The flat, black landscape of Hungary blared at me in vibrant stillness as Jitka slept, and I stood next to the open window accompanied by Lawrence's RA podcast (one of my deep house faves whose company on my travels last summer inspired nenahýbejte se z oken
), as our decaying rychlík glided around the neverending plains, with the lights of Budapest still glaring at me 100 kilometers distant, and the faraway streetlights from the parallel motorway just seeming to stay as still as the many visible stars, like a backdrop to a SNES game. Momentarily we seemed to be stopping as the sooty Rothko painting was marred by a house or factory, a level crossing, a buzzing network of sidings and having cleared these, we sped up again, hurtling towards the Serbian border at the usual speed which made sleep relatively impossible.
I lived out the zombie train experience until our first stop, when I joined Jitka in our luckily empty compartment to lie on the second row of seats. Flickering shut-eye was all I managed until the second stop. The third stop was the border station Kelebia, where we were both aroused sharply to seated position by the Hungarian police. Half an hour
Cathedral at dusk
while recharging our dying strains of energy
later came the Serbian police at Subotica, signalling that we had left the EU. The process was, as ever, longer than it should've been. Jitka fell back to sleep while I listlessly watched the culprit, a Brazilian national without a visa, being led off the train by police as we pulled away into the depths of former Yugoslavia.
I woke again to find the sun rising over a colossal industrial unit in a town called Vrbas. We sat with our heads lolling from side to side and unable to say much for the remaining hour or so, after which we and a few Exit festival earlybirds filed off the train at Novi Sad, fresh and ready to be inspired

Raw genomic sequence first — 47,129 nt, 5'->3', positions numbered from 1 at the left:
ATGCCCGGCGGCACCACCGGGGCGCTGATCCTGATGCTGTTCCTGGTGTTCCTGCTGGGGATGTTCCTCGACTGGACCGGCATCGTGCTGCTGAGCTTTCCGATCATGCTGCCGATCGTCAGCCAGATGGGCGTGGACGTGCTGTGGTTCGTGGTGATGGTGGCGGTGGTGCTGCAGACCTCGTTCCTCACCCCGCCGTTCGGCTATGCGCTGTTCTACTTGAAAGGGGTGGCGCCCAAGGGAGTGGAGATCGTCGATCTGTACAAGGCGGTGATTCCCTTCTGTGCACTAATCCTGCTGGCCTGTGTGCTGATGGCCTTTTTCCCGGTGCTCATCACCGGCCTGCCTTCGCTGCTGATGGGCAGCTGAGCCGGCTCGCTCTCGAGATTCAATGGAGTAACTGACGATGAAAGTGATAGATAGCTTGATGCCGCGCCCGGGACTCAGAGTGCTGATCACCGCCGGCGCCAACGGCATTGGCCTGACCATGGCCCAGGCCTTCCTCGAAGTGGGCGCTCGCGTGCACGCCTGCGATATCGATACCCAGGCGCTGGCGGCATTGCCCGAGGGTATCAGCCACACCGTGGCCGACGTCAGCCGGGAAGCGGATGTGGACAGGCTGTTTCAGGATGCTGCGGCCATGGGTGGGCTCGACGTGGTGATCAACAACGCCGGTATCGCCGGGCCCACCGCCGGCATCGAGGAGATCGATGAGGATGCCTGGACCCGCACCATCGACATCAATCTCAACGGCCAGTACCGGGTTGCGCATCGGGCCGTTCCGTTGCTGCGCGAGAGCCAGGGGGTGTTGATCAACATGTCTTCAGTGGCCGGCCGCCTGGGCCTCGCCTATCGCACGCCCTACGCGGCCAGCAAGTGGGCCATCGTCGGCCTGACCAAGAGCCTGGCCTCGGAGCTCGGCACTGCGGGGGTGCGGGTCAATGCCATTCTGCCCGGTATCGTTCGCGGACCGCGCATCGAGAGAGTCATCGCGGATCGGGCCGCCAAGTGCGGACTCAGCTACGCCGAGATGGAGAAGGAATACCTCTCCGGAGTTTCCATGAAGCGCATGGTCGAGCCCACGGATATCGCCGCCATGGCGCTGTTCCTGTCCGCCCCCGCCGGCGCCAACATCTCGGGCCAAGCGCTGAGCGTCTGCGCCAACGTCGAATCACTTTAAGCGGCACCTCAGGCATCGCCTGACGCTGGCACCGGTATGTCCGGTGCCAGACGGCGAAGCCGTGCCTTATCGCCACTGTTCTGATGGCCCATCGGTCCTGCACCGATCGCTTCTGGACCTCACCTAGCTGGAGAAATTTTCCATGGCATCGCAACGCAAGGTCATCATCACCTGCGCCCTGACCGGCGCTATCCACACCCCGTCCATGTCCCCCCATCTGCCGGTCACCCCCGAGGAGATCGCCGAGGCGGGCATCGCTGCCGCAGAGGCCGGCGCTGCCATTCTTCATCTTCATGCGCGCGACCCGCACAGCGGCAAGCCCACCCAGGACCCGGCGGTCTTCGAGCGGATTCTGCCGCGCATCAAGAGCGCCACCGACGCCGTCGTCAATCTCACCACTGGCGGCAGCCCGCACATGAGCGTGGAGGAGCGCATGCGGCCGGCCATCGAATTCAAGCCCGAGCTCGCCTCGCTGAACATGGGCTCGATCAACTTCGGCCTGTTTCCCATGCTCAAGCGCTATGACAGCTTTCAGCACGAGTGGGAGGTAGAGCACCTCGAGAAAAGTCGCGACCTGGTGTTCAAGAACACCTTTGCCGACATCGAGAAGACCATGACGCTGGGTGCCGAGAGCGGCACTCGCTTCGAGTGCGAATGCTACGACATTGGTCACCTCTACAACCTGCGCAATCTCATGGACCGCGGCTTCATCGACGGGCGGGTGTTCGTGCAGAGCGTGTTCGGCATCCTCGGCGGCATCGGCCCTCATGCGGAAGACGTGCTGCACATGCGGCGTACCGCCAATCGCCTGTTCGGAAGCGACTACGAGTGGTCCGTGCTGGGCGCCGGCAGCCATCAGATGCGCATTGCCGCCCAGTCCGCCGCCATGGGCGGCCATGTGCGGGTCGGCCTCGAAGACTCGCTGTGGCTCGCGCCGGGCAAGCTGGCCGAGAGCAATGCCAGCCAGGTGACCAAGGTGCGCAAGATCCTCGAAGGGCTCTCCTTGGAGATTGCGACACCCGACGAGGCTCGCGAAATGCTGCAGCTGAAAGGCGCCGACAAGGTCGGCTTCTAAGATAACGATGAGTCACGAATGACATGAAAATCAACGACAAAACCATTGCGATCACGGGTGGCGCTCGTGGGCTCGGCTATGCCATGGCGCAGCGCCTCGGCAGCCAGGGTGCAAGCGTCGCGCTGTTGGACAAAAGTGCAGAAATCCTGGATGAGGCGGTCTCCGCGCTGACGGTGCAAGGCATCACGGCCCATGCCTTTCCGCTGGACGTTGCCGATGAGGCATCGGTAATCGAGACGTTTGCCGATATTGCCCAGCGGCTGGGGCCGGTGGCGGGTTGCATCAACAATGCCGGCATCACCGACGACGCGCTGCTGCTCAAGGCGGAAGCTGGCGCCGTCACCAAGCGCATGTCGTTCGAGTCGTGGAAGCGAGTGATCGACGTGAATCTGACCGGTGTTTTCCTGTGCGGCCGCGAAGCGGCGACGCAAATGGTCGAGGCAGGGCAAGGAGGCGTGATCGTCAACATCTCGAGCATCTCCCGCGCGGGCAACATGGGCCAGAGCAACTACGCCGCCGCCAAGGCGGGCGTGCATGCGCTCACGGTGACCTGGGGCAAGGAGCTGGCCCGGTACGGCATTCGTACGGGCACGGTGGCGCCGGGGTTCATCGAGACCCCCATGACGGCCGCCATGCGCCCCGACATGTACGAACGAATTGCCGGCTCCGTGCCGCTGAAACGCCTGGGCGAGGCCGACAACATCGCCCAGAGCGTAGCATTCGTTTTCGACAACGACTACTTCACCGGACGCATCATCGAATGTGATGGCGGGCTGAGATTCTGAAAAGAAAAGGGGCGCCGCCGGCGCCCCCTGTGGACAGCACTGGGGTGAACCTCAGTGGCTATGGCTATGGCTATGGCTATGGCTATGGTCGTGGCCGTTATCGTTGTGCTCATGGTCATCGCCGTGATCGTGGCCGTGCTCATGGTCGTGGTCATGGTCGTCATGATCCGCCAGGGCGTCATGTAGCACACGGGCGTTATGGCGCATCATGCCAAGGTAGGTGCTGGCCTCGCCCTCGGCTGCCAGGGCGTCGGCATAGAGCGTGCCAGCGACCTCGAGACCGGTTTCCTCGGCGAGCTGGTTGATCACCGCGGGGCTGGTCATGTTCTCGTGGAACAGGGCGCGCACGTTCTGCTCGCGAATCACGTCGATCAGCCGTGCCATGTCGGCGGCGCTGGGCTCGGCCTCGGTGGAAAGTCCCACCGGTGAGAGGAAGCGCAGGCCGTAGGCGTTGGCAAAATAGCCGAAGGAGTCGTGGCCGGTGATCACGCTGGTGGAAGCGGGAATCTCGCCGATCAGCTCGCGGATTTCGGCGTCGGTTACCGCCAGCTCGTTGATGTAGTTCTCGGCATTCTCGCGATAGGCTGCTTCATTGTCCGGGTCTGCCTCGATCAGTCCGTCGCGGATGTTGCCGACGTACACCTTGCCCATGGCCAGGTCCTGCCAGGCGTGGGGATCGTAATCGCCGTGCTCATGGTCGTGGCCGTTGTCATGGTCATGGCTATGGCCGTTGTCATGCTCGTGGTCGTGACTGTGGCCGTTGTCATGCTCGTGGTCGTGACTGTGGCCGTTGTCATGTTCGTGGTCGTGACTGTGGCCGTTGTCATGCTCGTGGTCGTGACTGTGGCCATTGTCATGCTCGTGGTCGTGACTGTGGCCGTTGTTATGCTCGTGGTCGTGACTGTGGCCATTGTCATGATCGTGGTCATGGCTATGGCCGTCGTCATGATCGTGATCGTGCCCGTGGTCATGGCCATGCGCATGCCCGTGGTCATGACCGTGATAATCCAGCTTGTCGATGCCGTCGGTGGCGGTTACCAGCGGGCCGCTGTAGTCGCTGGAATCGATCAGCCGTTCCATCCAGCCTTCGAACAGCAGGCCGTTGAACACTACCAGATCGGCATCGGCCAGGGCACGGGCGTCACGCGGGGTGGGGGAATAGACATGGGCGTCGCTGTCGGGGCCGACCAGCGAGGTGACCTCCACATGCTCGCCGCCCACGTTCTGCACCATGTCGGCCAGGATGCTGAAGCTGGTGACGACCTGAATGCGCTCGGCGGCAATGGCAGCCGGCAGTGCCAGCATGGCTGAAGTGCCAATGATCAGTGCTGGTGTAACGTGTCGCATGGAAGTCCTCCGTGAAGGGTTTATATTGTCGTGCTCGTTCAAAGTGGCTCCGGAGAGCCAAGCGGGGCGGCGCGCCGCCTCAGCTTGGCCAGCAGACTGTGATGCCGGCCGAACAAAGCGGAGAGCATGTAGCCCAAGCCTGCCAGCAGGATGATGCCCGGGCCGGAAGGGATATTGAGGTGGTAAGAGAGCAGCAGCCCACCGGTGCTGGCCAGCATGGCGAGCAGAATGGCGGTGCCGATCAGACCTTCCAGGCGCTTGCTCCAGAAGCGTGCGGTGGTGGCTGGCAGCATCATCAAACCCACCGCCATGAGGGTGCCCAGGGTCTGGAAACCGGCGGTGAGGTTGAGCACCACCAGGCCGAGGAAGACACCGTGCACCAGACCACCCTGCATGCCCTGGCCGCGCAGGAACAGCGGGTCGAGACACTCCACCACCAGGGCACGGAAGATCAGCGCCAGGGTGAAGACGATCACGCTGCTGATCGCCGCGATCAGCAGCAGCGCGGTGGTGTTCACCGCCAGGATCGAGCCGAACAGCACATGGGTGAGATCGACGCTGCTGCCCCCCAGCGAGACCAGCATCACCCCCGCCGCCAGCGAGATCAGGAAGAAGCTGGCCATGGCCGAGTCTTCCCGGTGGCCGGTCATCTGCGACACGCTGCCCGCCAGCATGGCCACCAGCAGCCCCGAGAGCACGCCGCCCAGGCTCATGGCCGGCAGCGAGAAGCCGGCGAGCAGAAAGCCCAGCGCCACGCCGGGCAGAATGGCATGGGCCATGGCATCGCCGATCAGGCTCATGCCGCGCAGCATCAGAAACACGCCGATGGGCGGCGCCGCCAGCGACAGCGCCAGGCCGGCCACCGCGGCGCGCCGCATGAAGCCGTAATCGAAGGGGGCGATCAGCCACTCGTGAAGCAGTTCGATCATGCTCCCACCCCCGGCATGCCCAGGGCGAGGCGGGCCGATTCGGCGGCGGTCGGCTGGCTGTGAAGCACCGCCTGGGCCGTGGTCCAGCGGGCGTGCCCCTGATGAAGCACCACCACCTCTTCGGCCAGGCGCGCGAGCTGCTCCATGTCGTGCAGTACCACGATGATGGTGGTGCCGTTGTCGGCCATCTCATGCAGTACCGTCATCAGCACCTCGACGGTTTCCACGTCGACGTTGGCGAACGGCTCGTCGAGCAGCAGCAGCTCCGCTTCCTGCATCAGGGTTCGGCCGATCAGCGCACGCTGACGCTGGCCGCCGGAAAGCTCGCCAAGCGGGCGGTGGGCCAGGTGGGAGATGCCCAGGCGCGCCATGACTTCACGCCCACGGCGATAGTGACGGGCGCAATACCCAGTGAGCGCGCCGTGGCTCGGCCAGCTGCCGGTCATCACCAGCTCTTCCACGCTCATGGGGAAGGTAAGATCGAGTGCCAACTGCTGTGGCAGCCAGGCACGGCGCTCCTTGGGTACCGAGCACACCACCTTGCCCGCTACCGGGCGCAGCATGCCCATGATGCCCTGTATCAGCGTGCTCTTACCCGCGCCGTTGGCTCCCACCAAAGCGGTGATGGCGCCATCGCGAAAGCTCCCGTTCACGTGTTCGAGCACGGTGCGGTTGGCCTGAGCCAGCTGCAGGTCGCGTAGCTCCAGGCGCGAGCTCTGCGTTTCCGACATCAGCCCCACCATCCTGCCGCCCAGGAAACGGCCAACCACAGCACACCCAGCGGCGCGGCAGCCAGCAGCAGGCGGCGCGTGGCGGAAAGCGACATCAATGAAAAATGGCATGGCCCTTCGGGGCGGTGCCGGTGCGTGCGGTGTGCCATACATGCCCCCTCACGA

perhaps, but first of all, ready for a coffee and some insect repellent. We found a 24 hour pharmacy near the station, and got into a slavic mish-mash conversation with the rather crazy old shopkeeper, who when finding out we'd come from Czech Republic, told us to "be careful" as "some Czech tourists were killed in a car crash in Subotica last week".
We hadn't realised we were coming to Novi Sad a few days before Exit festival was
due to start (the fortress where it's held would become open to campers the next evening), and after we had found a decently priced hostel bed, which we feared the festival would make difficult, we saw this as a good thing - it meant the city was full of people and full of energy.
We first crossed over to the other side of the Danube to see the Petrovaradin fortress, as it was being all buffed up for the festival, scattered with staging staff and equipment. We enjoyed a drink and a ridiculously sized plate of fried cheese and chips (which was supposedly a "starter" and thus cost roughly £5) in an outdoor restaurant on the terrace, and then walked around the fortress enjoying the view from all around. Serbia is a fair bit hillier than Hungary, and the Danube here is enormous, making its faraway reaches in Vienna and Bratislava seem like an elongated puddle.
We wanted to try and stay out until the evening, but we were simply too tired after the zombie train the evening before, and needed a siesta. Our hostel was undergoing an inner refurbishment (down to replastering the walls) so every time
The communal areas of our hostel building all looked like this
we entered and left we felt somewhat intrusive. We left again in the evening to go and explore "štrand", a huge beach on the river lined with beer gardens and music, and what seemed to be a basketball tournament. A few beers in the sun was ideal since we were really both too tired to do anything too active. As for Serbian beer, we enjoyed the rather cutely named "Nikšičko" best. The ubiquitous "Jelen" I only reccommend if you're very thirsty or for breakfast. This place is definitely worth a visit in summer, especially if you want to walk around shirtless or in looser clothes, which is supposed to be generally considered indecent around Serbian cities, even in extreme heat.
We had really underestimated how much we would spend in Novi Sad however, despite getting a good price at the hostel, and we were pretty low on funds. So, we went to the city park to enjoy our last 2 bottles of Soproni (away from the eyes of policemen, as drinking in public is illegal here) and then walked through the buzzing night streets of the centre back to the hostel. With only roughly 1500 dinar left between us, tomorrow in Belgrade promises to be a bit of a challenge. But considering it is the capital and that there was a fair bit for two tired, slow people to do in a smaller city, it shouldn't be a problem.
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